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Approximately 37 per cent of women in New South Wales have experienced physical and/or sexual violence since the age of 15.167 Women are more likely than men to experience violence by someone known to them, with one in four women experiencing violence by a family member or intimate partner.168
The rate of domestic violence assault incidents in New South Wales has increased by 3 per cent annually over the past five years.169 Notably, research shows significant increases in violence against women in the first year of the COVID-19 pandemic, including 60,000 NSW women experiencing family and domestic violence for the first time and 46,000 women experiencing an escalation in violence.170
In addition to the personal cost, it is estimated that the escalation in domestic and family violence during 2020 will cost New South Wales $3.3 billion between 2020 and 2025, through reduced participation and productivity, private and public health costs, and increased consumption costs such as costs associated with property damage.171
A recent study found women with a history of intimate partner violence have higher lifetime health costs than women who do not experience intimate partner violence.172 The health impacts of intimate partner violence include short-term physical injuries and long-term effects such as increased rates of chronic conditions, sexually transmissible infections, alcohol disorders and mental health conditions.173
Aboriginal and Torres Strait Islander women are three times more likely to experience domestic and family violence, compared to non-Indigenous women.174 The severity of this violence is significantly higher, with hospitalisations for domestic and family violence seven times higher for Aboriginal and Torres Strait Islander women than non-Indigenous women in New South Wales.175 The NSW Government is developing an Aboriginal Family and Sexual Violence Plan to help achieve Target 13 of Closing the Gap, to reduce all forms of family violence and abuse against Aboriginal and Torres Strait Islander women and children by at least 50 per cent by 2031.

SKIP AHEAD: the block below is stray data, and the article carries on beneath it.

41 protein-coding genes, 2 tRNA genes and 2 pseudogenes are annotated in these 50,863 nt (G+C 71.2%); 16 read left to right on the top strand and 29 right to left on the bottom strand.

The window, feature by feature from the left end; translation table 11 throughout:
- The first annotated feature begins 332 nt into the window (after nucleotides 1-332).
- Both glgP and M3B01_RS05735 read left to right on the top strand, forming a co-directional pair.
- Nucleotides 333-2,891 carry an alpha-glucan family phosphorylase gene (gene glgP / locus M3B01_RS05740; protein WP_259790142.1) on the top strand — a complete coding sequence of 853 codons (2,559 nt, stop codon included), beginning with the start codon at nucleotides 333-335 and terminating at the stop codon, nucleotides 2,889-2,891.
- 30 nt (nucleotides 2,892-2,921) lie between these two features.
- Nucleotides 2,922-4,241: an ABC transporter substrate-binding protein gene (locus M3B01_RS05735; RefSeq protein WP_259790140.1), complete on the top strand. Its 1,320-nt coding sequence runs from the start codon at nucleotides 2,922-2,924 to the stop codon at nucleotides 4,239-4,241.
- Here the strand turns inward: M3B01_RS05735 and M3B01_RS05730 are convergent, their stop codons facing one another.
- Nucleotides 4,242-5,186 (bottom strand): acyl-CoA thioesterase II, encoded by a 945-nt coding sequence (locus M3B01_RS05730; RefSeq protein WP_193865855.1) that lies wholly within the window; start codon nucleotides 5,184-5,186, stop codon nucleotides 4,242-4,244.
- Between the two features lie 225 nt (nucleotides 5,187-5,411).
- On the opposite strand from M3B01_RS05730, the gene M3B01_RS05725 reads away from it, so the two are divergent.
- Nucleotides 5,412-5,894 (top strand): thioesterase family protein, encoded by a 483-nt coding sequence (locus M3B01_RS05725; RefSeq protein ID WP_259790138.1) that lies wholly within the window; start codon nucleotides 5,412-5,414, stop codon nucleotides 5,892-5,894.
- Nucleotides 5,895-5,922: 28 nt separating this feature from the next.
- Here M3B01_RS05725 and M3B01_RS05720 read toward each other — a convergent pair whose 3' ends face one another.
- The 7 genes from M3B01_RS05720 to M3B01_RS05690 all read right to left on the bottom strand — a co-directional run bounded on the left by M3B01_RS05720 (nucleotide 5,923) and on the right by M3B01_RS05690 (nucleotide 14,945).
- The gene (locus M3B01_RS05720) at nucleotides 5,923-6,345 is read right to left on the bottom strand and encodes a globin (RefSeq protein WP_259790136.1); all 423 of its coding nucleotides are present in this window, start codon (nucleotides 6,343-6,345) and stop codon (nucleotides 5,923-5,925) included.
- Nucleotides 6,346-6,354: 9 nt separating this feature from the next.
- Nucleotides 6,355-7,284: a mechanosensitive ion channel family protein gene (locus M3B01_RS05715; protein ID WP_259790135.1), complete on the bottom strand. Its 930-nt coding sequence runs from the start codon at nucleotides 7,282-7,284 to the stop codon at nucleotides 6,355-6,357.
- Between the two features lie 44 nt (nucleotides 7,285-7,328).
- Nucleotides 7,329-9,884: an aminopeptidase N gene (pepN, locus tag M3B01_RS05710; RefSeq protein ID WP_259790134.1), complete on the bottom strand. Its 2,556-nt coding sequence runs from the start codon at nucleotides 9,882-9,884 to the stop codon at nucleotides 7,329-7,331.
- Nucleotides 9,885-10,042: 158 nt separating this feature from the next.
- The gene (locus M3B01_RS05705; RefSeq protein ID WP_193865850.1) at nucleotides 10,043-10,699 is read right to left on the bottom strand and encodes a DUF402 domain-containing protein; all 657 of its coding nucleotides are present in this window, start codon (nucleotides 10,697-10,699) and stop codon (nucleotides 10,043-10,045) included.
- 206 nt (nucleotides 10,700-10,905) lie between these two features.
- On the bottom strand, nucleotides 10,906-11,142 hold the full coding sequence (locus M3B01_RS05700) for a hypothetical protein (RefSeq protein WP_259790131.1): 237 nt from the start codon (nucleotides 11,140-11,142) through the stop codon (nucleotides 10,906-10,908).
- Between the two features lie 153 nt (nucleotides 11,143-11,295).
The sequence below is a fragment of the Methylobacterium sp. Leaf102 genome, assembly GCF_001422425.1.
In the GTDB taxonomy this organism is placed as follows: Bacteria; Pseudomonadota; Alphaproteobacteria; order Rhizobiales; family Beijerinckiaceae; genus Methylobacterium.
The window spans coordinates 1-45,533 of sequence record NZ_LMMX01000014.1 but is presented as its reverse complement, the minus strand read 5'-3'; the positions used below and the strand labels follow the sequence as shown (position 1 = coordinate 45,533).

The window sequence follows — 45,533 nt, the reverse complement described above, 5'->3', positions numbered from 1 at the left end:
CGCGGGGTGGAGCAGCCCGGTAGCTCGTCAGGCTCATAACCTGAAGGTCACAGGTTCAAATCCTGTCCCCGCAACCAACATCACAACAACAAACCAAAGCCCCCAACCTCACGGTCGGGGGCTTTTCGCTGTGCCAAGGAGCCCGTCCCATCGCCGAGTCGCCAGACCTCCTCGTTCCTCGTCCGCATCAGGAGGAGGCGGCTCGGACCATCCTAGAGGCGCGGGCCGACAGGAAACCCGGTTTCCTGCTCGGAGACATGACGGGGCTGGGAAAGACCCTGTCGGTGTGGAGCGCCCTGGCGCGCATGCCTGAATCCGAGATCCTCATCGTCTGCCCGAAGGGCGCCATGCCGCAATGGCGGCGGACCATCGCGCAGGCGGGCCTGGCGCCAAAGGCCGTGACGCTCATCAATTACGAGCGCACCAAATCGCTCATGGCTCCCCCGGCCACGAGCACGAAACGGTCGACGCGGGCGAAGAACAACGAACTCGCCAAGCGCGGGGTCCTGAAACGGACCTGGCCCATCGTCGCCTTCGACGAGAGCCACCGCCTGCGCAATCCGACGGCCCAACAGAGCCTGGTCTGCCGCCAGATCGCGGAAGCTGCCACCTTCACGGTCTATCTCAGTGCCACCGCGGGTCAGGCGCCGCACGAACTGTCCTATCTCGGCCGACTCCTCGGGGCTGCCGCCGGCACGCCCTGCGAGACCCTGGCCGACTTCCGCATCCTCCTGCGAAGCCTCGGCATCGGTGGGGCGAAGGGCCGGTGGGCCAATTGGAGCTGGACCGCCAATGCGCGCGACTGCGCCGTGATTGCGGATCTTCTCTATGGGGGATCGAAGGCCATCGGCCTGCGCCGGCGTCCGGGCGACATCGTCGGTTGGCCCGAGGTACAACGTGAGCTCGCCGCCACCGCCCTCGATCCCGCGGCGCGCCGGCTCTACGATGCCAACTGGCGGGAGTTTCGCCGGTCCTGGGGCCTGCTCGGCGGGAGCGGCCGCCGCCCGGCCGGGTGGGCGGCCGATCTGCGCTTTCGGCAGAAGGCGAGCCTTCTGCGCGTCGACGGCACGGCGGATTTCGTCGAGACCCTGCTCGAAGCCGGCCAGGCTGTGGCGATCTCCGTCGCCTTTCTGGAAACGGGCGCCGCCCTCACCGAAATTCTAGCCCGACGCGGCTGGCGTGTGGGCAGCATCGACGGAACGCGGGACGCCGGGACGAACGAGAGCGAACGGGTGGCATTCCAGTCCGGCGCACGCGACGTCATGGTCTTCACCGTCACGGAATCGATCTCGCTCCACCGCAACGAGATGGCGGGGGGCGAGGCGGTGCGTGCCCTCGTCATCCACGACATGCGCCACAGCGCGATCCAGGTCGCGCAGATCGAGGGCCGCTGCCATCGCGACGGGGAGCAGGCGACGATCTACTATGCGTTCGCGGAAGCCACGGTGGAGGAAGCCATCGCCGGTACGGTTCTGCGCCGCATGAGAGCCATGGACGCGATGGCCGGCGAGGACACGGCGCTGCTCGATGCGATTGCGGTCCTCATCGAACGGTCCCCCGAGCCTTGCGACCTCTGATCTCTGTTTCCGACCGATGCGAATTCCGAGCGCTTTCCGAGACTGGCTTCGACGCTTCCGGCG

A recent national survey of 1,392 migrant and refugee women across Australia found that approximately one in three have experienced some form of domestic and family violence.176 In particular, temporary visa holders report higher levels of violence, including migration-specific controlling behaviours such as threatening deportation or withdrawal of sponsorship.177 Migrant and refugee women are less likely than non-migrant women to seek help in response to domestic and family violence for a range of reasons, including limited knowledge of available services and language barriers.178
Among a suite of domestic and family violence measures, this Budget commits $4.4 million over three years to establish a new specialist multicultural domestic and family violence centre in southwest Sydney. The centre will provide a holistic and culturally appropriate response to domestic and family violence.
Domestic and family violence victim-survivors will be able to access the Rentstart Bond Loan program without having to meet existing income eligibility criteria. The program provides interest-free loans to assist with the cost of setting up a new private rental. This measure will make bond loan payments available to clients escaping domestic and family violence, regardless of their income, and may also include a grant of two weeks advanced rent which is required to establish a tenancy.
The NSW Government is also expanding access to the Shared Equity Home Buyer Helper trial to include domestic and family violence victim-survivors. This follows recommendations to improve victim-survivor long-term housing outcomes made by the Domestic and Family Violence Shared Equity Scheme Taskforce.
The NSW Government is committed to increasing the capacity of support services to respond to people impacted by sexual violence. It will invest $4.2 million to increase the capacity of the NSW Sexual Violence Helpline, which is operated by Full Stop Australia. This includes a one-off funding increase of $500,000 in 2023-24 to increase service accessibility to priority populations. Currently, Full Stop Australia reports that a marked increase in calls to the helpline has resulted in almost one-in-three calls not being answered.179 The increase in funding will enable Full Stop Australia to be sufficiently staffed to answer all calls to the hotline.
Violence based on sexual orientation and gender identity/expression persists for members of the LGBTQIA+ community and needs to be addressed and prevented. The NSW Government has allocated $3.5 million to extend the reporting deadline of the Special Commission of Inquiry on LGBTIQ hate crimes to 15 December 2023.180 The Inquiry is examining the manner and cause of death in all unsolved suspected hate crime deaths in New South Wales that occurred between 1970 and 2010 where the victim was a member of the LGBTQIA+ community. The decision to extend the deadline is a response to the substantial evidence submitted to the Inquiry.
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